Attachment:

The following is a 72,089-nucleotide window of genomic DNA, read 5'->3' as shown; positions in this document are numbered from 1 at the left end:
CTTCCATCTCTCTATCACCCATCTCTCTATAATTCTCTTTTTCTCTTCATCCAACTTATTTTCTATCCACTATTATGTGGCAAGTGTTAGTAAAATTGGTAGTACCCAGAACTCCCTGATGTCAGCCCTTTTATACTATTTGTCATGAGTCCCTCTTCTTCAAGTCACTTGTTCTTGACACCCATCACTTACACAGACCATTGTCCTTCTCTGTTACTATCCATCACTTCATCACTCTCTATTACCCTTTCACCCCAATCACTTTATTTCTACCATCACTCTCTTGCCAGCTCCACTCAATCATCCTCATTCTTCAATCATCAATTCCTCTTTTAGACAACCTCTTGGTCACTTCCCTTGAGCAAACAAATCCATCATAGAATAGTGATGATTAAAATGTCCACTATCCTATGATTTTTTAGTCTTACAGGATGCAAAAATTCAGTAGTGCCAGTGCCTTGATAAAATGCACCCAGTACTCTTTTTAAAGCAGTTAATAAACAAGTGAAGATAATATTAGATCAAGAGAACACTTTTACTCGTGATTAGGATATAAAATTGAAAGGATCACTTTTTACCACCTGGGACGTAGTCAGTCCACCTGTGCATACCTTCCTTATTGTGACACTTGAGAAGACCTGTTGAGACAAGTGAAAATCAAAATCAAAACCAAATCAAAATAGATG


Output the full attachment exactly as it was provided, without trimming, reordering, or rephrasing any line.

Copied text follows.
The following is a 72,089-nucleotide window of genomic DNA, read 5'->3' as shown; positions in this document are numbered from 1 at the left end:
CTTCCATCTCTCTATCACCCATCTCTCTATAATTCTCTTTTTCTCTTCATCCAACTTATTTTCTATCCACTATTATGTGGCAAGTGTTAGTAAAATTGGTAGTACCCAGAACTCCCTGATGTCAGCCCTTTTATACTATTTGTCATGAGTCCCTCTTCTTCAAGTCACTTGTTCTTGACACCCATCACTTACACAGACCATTGTCCTTCTCTGTTACTATCCATCACTTCATCACTCTCTATTACCCTTTCACCCCAATCACTTTATTTCTACCATCACTCTCTTGCCAGCTCCACTCAATCATCCTCATTCTTCAATCATCAATTCCTCTTTTAGACAACCTCTTGGTCACTTCCCTTGAGCAAACAAATCCATCATAGAATAGTGATGATTAAAATGTCCACTATCCTATGATTTTTTAGTCTTACAGGATGCAAAAATTCAGTAGTGCCAGTGCCTTGATAAAATGCACCCAGTACTCTTTTTAAAGCAGTTAATAAACAAGTGAAGATAATATTAGATCAAGAGAACACTTTTACTCGTGATTAGGATATAAAATTGAAAGGATCACTTTTTACCACCTGGGACGTAGTCAGTCCACCTGTGCATACCTTCCTTATTGTGACACTTGAGAAGACCTGTTGAGACAAGTGAAAATCAAAATCAAAACCAAATCAAAATAGATG